4. classic reverie says:

    I am in the minority in loving this book from the reviews listed here but this being her first long novel, I thought she did a wonderful job at this historical fiction story I am also in the minority of not having The Age of Innocence, as a favorite of mine but nonetheless, I gave it 5 stars In that story I found all the characters unlikable but it still prevailed as a great read The main character in Valley, Odo is an extremely likeable which makes me enjoy this because he has many admirable sides which makes his story interesting Having finished David Copperfield recently, this being a bildungsroman also but with characters of different class and paths Both looking to understand the world and themselves better The setting in Valley is Italy 18th century, the time for many governmental changes, philosophy and the increase of free thinkers all over in different countries, in Italy there is conflict of old ways and the Holy See This is not a light read but neither is it difficult but it is wanting of your whole mind in the arguments of the never ending questions of religion and free thinking, privileged and peasant and taking what is and changing what you can verses a Utopia that will never be reached Edith Wharton did not espouse or negate religion but looked at it thoughtfully I enjoyed this book for all the tangents, history given and the descriptions of the country and story of a young boy of nobility and the path that is ahead.

  5. Joanna says:

    There are wonderful passages and vivid descriptions, but if this is her first long novel, I m relieved she moved her settings closer to her own experience If this were the first novel I read by Wharton, I d probably never have made it to her greater works, e.g Age of Innocence Still worth reading.

  6. Monica says:

    While I love Wharton, this early novel of hers shows too many bones, too much of the nuts and bolts of writing, to be as enjoyable as her later works when she knew herself, her subjects and her characters deeply Set in Italy, this portrait of the entire life span of a last feudal ruler, Odo, in the midst of personal and national revolution shows that Wharton is a scholar and historian alongside being a skilled storyteller There are far too many places where the author addresses a modern audience, reflecting back on the issues of the time in Italy, instead of staying true to the story and allowing those issues to become inherent in the narrative The tunnel focus on the main character, while still remaining third person in narration, narrows the scope of the story so dramatically that these long stretches of commentary are quite jarring Like always, though, Wharton draws a landscape that feels so real when reading the words on the page Many times I was transported to an Italian Garden or Chapel in the midst of reading These moments reminded me that I was reading the work of an emerging master, albeit an emergence that happened over a century ago.

  7. Sarah says:

    Wow, well, this went from almost being a DNF to becoming probably my second favorite Wharton novel after The House of Mirth I was close to putting it down during Book 1, which, sure, brings 18th century Italy to life, but is frustratingly light on plot But I told myself I d power through to Book 2 and see if it got better, and I m glad I did I ended up getting uncommonly invested in the story I ll be thinking about this book for a long time.After the story picks up, it introduces elements such as a nobleman concerned about the social injustice faced by the people he may one day rule, a secret society that has to hide its pursuit of scientific knowledge from the Church, Illuminati rumors, an occult ritual, nuns who like to party I could go on, but I don t want to give too much away If the abovementioned elements pique your interest, give The Valley of Decision a whirl Just know that it gets better after Book 1.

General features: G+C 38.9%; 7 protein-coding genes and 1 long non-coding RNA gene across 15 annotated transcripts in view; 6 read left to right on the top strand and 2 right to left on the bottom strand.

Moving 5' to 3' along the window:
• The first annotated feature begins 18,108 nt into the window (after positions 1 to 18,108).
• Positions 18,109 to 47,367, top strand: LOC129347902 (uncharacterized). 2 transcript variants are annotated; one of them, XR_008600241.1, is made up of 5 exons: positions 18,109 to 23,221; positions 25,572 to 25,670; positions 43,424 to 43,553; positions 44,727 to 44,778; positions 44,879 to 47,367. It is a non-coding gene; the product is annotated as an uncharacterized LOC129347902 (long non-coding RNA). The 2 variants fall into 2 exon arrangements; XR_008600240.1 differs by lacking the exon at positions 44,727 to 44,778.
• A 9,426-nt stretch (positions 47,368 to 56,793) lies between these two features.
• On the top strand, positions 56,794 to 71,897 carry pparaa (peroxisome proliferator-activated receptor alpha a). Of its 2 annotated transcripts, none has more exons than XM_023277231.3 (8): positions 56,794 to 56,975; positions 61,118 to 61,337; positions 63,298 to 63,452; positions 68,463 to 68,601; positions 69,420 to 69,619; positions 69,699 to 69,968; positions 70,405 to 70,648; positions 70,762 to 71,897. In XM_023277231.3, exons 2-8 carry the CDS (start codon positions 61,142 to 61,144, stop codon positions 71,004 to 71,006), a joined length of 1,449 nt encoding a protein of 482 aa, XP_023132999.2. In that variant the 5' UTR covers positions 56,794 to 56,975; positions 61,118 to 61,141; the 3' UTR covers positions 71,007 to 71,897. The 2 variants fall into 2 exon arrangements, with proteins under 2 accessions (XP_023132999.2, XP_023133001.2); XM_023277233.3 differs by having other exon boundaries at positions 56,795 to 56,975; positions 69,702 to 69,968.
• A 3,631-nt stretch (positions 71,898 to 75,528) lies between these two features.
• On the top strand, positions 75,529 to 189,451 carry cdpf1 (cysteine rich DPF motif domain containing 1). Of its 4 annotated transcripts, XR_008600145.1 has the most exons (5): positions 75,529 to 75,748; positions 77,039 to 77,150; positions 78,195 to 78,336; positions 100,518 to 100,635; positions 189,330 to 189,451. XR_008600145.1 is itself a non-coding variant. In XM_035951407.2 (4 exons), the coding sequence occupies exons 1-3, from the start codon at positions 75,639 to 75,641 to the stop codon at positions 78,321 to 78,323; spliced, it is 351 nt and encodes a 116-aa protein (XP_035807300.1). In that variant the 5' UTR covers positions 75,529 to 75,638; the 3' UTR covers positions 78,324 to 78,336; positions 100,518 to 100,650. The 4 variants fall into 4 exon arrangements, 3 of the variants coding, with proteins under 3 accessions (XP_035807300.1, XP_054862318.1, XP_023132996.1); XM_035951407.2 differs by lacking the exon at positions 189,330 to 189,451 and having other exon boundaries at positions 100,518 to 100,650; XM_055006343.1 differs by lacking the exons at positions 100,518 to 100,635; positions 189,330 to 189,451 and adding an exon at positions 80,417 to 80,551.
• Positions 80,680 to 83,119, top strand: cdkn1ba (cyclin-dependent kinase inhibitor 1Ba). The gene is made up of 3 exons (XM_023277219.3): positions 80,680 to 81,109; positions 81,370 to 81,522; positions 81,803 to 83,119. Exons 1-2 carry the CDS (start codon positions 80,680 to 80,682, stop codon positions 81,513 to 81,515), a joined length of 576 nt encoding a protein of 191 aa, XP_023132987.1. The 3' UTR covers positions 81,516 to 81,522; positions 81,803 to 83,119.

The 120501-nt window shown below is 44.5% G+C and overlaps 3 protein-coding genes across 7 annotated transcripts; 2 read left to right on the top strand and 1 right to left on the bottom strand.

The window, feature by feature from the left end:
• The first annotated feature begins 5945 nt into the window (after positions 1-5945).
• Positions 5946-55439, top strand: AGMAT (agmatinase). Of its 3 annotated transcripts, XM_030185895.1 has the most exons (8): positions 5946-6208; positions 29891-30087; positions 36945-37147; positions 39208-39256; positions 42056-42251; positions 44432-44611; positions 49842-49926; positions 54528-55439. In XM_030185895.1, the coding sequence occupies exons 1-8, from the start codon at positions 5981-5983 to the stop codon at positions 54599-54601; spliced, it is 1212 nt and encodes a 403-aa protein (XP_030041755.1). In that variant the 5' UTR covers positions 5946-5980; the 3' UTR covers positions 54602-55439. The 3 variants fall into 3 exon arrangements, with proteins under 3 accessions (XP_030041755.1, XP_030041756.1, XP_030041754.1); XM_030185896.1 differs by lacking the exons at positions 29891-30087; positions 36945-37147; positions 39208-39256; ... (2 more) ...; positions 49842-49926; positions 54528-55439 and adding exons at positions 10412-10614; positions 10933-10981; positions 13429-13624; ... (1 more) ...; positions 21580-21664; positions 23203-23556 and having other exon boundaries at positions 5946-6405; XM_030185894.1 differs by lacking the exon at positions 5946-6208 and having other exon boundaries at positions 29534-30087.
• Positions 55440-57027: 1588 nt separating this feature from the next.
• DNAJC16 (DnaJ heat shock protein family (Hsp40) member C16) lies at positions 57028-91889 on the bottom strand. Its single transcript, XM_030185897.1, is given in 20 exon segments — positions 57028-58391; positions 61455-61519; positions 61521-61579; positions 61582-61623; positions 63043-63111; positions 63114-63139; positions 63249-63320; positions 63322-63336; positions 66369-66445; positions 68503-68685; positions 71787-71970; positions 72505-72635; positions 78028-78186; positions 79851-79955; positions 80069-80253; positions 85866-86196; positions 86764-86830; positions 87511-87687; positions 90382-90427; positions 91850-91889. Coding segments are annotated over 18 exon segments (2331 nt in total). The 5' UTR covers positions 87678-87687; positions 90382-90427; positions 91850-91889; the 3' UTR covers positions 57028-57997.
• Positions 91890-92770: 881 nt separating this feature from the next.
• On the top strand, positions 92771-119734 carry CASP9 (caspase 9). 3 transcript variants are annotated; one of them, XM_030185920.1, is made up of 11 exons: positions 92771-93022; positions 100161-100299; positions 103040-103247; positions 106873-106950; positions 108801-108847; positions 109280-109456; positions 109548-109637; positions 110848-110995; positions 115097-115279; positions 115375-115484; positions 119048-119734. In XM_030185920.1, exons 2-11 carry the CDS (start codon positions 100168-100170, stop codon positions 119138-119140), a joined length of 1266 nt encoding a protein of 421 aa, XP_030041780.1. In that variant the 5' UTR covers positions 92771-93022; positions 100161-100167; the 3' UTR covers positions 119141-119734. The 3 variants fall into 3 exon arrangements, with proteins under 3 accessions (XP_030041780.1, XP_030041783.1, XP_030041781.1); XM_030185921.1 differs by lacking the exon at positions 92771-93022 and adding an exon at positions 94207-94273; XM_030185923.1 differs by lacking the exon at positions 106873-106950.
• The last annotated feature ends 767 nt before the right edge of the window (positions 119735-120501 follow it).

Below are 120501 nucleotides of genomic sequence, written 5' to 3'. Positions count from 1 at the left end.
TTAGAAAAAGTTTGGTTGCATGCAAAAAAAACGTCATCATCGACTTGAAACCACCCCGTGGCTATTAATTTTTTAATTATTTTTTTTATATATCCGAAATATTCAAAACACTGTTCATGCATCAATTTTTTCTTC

8. Lucy says:

    The author clearly did a huge amount of research into life in the Italy of the time and was determined to cram it all into this novel There may be a good story in here trying to get out, but it s swamped by awkward travel writing, interminable passages of discussion between characters so ill drawn I never did sort out one from another, and a quite inexplicable section of an English farmer s diary It s as if the author was trying out all sorts of styles of writing and as we know she ended up as one of the best novelists of her or any other day This is one for Wharton completists only.

  9. Carolyn says:

    Kind of painful, set in Italy

  10. James F says:

    historical novel, set in the Piedmont in the second half of the eighteenth century This is Wharton s first full length novel, but after reading her earlier stories I was surprised at how poorly written it is Not the actual writing her use of words is very sophisticated, of course but the larger aspects The first half is reasonably interesting, although there is too much description which is not well integrated into the action, but then the novel turns into a travelogue for over a hundred pages, with the plot and for the most part, even the protagonist vanishing under long descriptions of almost every important city in Italy When the plot finally resumes, it is driven entirely by improbable coincidences, like an early romantic novel by Dickens or Hugo, or even a parody of their style we get speeches in the author s language rather than natural dialogue appropriate to the characters in the end, the protagonist undergoes an inadequately motivated reversal of character, and the novel ends as a political pamphlet with a diatribe against the French Revolution It was indicative that my 1902 copy, bought from a library book sale, which from its condition had obviously been taken out many times, still had uncut pages near the end, showing that none of the borrowers had ever finished it.